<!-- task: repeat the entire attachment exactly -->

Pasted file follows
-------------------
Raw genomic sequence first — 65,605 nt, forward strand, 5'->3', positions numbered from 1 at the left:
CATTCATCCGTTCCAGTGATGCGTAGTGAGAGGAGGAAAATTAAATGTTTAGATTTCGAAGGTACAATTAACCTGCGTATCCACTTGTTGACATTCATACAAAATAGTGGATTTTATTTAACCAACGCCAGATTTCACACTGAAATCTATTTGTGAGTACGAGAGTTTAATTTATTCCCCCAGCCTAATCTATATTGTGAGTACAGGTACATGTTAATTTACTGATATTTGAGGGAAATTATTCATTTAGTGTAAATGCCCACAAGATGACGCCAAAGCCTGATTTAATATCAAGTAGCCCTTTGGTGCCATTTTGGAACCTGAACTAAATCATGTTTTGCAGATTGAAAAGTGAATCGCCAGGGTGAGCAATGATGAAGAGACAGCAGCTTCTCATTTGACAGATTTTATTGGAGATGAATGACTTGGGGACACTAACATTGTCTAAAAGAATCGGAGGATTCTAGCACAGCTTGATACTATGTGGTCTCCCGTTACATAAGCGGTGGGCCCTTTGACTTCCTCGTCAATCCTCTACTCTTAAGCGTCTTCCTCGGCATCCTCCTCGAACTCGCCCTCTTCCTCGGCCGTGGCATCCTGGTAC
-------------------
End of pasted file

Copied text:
Raw genomic sequence first — 65,605 nt, forward strand, 5'->3', positions numbered from 1 at the left:
CATTCATCCGTTCCAGTGATGCGTAGTGAGAGGAGGAAAATTAAATGTTTAGATTTCGAAGGTACAATTAACCTGCGTATCCACTTGTTGACATTCATACAAAATAGTGGATTTTATTTAACCAACGCCAGATTTCACACTGAAATCTATTTGTGAGTACGAGAGTTTAATTTATTCCCCCAGCCTAATCTATATTGTGAGTACAGGTACATGTTAATTTACTGATATTTGAGGGAAATTATTCATTTAGTGTAAATGCCCACAAGATGACGCCAAAGCCTGATTTAATATCAAGTAGCCCTTTGGTGCCATTTTGGAACCTGAACTAAATCATGTTTTGCAGATTGAAAAGTGAATCGCCAGGGTGAGCAATGATGAAGAGACAGCAGCTTCTCATTTGACAGATTTTATTGGAGATGAATGACTTGGGGACACTAACATTGTCTAAAAGAATCGGAGGATTCTAGCACAGCTTGATACTATGTGGTCTCCCGTTACATAAGCGGTGGGCCCTTTGACTTCCTCGTCAATCCTCTACTCTTAAGCGTCTTCCTCGGCATCCTCCTCGAACTCGCCCTCTTCCTCGGCCGTGGCATCCTGGTAC